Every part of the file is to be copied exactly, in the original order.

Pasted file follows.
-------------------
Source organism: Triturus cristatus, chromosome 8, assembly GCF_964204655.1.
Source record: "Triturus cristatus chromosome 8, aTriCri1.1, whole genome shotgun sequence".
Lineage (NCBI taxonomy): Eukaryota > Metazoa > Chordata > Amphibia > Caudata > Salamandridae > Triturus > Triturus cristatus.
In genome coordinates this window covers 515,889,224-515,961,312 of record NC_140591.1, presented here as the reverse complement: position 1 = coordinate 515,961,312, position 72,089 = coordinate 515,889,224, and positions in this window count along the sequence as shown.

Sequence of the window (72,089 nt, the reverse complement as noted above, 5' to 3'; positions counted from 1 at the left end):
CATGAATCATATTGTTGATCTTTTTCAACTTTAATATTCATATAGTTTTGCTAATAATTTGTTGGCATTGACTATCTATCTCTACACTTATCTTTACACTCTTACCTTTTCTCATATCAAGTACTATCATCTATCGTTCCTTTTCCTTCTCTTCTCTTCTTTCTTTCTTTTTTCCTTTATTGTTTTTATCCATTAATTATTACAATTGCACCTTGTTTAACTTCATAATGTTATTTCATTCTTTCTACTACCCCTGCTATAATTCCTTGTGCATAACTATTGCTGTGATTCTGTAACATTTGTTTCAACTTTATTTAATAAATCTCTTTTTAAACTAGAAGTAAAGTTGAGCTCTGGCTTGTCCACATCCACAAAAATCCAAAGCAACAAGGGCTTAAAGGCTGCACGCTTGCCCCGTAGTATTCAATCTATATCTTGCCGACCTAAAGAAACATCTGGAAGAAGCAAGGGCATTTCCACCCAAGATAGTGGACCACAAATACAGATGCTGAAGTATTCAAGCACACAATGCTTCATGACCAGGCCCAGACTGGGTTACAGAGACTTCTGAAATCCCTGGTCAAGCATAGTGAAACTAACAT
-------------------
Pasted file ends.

Source organism: Triturus cristatus, chromosome 8, assembly GCF_964204655.1.
Source record: "Triturus cristatus chromosome 8, aTriCri1.1, whole genome shotgun sequence".
Lineage (NCBI taxonomy): Eukaryota > Metazoa > Chordata > Amphibia > Caudata > Salamandridae > Triturus > Triturus cristatus.
In genome coordinates this window covers 515,889,224-515,961,312 of record NC_140591.1, presented here as the reverse complement: position 1 = coordinate 515,961,312, position 72,089 = coordinate 515,889,224, and positions in this window count along the sequence as shown.

Sequence of the window (72,089 nt, the reverse complement as noted above, 5' to 3'; positions counted from 1 at the left end):
CATGAATCATATTGTTGATCTTTTTCAACTTTAATATTCATATAGTTTTGCTAATAATTTGTTGGCATTGACTATCTATCTCTACACTTATCTTTACACTCTTACCTTTTCTCATATCAAGTACTATCATCTATCGTTCCTTTTCCTTCTCTTCTCTTCTTTCTTTCTTTTTTCCTTTATTGTTTTTATCCATTAATTATTACAATTGCACCTTGTTTAACTTCATAATGTTATTTCATTCTTTCTACTACCCCTGCTATAATTCCTTGTGCATAACTATTGCTGTGATTCTGTAACATTTGTTTCAACTTTATTTAATAAATCTCTTTTTAAACTAGAAGTAAAGTTGAGCTCTGGCTTGTCCACATCCACAAAAATCCAAAGCAACAAGGGCTTAAAGGCTGCACGCTTGCCCCGTAGTATTCAATCTATATCTTGCCGACCTAAAGAAACATCTGGAAGAAGCAAGGGCATTTCCACCCAAGATAGTGGACCACAAATACAGATGCTGAAGTATTCAAGCACACAATGCTTCATGACCAGGCCCAGACTGGGTTACAGAGACTTCTGAAATCCCTGGTCAAGCATAGTGAAACTAACAT